"Tornado[s]" with the Initial "J":
The Meaning of Chaos Theory
in Mukherjee's Jasmine

 

Rie Koike

1

The primary aim of this paper is to interpret Mukherjee's Jasmine by using some concepts of Chaos Theory, that is, to show how Chaos Theory enables a new and inclusive reading of Jasmine. The novel is noted for the romantic and mythical odyssey of its titular heroine from India to America: from being an Indian to becoming an American. Jasmine, escaping an oppressive environment in an Indian village, Hasnapur, undergoes dramatic transformations during the process of her immigration to America. It has been said that the novel reflects the author's blind romance with America (Koshy 69). Jasmine's metamorphosis, however, is so complicated in nature that some of her instabilities lead almost all of the readers to an interest in the meaning of disorder and unpredictability in the novel. This is the reason why some concepts in Chaos Theory are hypothesized to be effective tools to understand not only the complexity of the novel and its heroine, but also that of immigrant culture in America. In my opinion, Mukherjee made a conscious effort to utilize Chaos Theory, which she cited in the novel's epigraph.

Although the epigraph, which is from Gleick's Chaos: Making a New Science, is the only explicit reference to Chaos Theory, it seems to hold special significance in considering the intricacy of Jasmine. Supported by this theory, seemingly erratic variations of Jasmine's transformations are revealed to have a deeply embedded order. This order creates a comprehensive approach that builds articulated connections among individual theories such as feminism and cultural studies.1 Chaos Theory surpasses fragmental approaches which focus only on limited aspects, and offers a persuasive orientation of an interdisciplinary approach.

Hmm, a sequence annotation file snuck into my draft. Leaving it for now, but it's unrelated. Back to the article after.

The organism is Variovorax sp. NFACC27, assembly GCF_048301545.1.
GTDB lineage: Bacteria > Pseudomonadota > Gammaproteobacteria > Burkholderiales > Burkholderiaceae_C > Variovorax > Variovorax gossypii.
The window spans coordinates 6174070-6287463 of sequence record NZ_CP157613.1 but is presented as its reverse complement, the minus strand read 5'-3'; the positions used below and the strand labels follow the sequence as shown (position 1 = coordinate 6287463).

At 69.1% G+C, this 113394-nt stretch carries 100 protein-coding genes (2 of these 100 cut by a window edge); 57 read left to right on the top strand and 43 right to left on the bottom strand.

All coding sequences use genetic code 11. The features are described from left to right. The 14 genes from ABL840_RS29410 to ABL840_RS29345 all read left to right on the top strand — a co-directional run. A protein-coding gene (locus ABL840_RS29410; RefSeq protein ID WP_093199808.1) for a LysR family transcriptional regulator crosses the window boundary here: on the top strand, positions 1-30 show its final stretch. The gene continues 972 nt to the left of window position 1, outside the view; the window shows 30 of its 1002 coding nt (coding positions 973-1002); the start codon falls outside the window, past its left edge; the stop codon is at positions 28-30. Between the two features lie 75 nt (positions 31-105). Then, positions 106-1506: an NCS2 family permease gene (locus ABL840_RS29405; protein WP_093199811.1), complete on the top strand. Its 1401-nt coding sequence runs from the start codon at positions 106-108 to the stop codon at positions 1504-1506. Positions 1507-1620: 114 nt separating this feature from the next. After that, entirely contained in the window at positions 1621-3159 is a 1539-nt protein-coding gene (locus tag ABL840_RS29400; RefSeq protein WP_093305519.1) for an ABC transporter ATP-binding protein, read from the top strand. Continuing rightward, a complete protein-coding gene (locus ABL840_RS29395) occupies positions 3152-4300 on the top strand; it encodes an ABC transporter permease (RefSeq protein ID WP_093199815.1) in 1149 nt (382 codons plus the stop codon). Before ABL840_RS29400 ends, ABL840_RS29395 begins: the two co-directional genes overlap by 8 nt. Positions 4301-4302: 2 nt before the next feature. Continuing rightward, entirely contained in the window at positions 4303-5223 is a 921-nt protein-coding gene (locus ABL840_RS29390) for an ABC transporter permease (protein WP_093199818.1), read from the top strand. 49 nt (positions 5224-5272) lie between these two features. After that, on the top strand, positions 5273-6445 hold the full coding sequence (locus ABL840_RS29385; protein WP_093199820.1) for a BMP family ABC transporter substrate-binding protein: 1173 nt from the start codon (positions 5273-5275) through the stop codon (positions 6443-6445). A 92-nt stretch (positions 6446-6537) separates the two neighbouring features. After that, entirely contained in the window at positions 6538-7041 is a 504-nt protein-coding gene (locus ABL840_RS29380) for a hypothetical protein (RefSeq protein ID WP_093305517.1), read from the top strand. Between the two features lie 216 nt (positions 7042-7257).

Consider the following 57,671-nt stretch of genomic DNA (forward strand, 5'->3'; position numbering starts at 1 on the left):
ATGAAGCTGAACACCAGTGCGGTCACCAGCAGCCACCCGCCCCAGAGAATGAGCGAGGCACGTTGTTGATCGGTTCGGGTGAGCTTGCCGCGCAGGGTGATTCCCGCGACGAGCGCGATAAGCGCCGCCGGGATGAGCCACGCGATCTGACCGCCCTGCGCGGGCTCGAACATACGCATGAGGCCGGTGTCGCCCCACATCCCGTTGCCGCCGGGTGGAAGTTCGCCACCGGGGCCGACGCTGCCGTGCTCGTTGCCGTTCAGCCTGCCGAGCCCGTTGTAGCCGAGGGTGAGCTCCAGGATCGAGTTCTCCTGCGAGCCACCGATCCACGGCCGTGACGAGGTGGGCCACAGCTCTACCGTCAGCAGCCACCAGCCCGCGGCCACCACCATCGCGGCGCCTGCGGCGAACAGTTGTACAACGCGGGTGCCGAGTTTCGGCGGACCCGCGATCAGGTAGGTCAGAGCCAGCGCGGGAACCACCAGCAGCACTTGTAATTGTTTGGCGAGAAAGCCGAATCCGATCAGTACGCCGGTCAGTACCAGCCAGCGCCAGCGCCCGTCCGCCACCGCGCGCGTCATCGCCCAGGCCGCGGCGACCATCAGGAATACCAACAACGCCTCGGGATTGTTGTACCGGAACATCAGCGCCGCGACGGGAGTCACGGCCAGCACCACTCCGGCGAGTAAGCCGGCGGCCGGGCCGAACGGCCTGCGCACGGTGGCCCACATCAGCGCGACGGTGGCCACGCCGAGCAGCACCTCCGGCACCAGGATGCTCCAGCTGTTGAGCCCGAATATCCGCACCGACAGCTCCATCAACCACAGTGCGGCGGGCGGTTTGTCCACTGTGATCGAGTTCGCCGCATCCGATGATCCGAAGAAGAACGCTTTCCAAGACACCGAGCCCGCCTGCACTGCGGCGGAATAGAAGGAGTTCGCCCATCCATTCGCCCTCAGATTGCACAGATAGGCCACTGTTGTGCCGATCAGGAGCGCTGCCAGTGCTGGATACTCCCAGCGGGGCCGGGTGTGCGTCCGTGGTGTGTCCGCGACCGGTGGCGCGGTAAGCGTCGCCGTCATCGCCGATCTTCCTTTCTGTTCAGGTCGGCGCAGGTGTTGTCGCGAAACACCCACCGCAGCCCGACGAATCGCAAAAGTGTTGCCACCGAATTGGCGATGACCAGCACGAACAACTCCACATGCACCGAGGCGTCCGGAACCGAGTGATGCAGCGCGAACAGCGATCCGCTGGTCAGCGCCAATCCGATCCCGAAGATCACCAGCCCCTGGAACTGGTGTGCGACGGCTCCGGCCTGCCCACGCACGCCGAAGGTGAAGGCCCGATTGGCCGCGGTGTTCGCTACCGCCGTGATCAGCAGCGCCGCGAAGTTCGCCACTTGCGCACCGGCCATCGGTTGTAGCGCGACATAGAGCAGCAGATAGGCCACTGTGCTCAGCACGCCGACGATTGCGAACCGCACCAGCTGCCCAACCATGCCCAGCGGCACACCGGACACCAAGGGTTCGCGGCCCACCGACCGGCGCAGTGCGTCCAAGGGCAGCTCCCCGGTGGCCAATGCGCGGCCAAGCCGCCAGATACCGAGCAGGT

2

Bharati Mukherjee has gained much respected reputation as an immigrant writer. Jasmine, written right after she became the first naturalized American citizen to win the National Book Critics Circle Award for fiction for The Middleman and Other Stories, is based on a character from the award-winning book.

The novel begins with the phrase "Lifetimes ago," referring to the many "lives" that Jasmine has been through. She was born the fifth daughter of a reluctant tiller of thirty acres in a poor village in India with the Indian name, Jyoti, meaning "Light" (34). The seven-year-old Jyoti, who has not gained the name of Jasmine yet, is foretold of two "Fate[s]" by an astrologer: widowhood and exile (1). Shouting "No!" she rejects the "Fate[s]" that he assigns her. She grows up to be a bright girl, being especially good at English and arithmetic, specifically addition. After her father's death, she marries a modern, progressive man named Prakash. He gives her the name Jasmine in the hope of releasing her from her traditional way of thinking. After his assassination by a terrorist's bomb, she tries to go to America as her husband so greatly dreamed of doing. Once she lands in Florida, the ship's captain, Half-Face, rapes her, and in taking revenge by killing him, she finds herself stronger and wanting to live, instead of burning herself alive on the campus where her husband was going to study, as she had planned. She is saved by an American woman, who trains her to walk and talk like an American, and bestows the new name Jazzy on her. From Florida she goes to a stiflingly conventional Indian community in Flushing, New York, then escapes to New York City, where she works as an au pair of Taylor, a scholar who studies "weak gravity," and is given the additional names of Jase and Jassy. Knowing that the killer of her Indian husband is on his way to get her, she decides to move to Iowa, where she meets Bud, a conservative banker, whose baby she carries. He gives her another new name, Jane. His ex-wife calls Jasmine a "tornado" (182). In the final scene, Jasmine is about to go to California with Taylor, where Du, her adopted Vietnamese son, lives with his sister.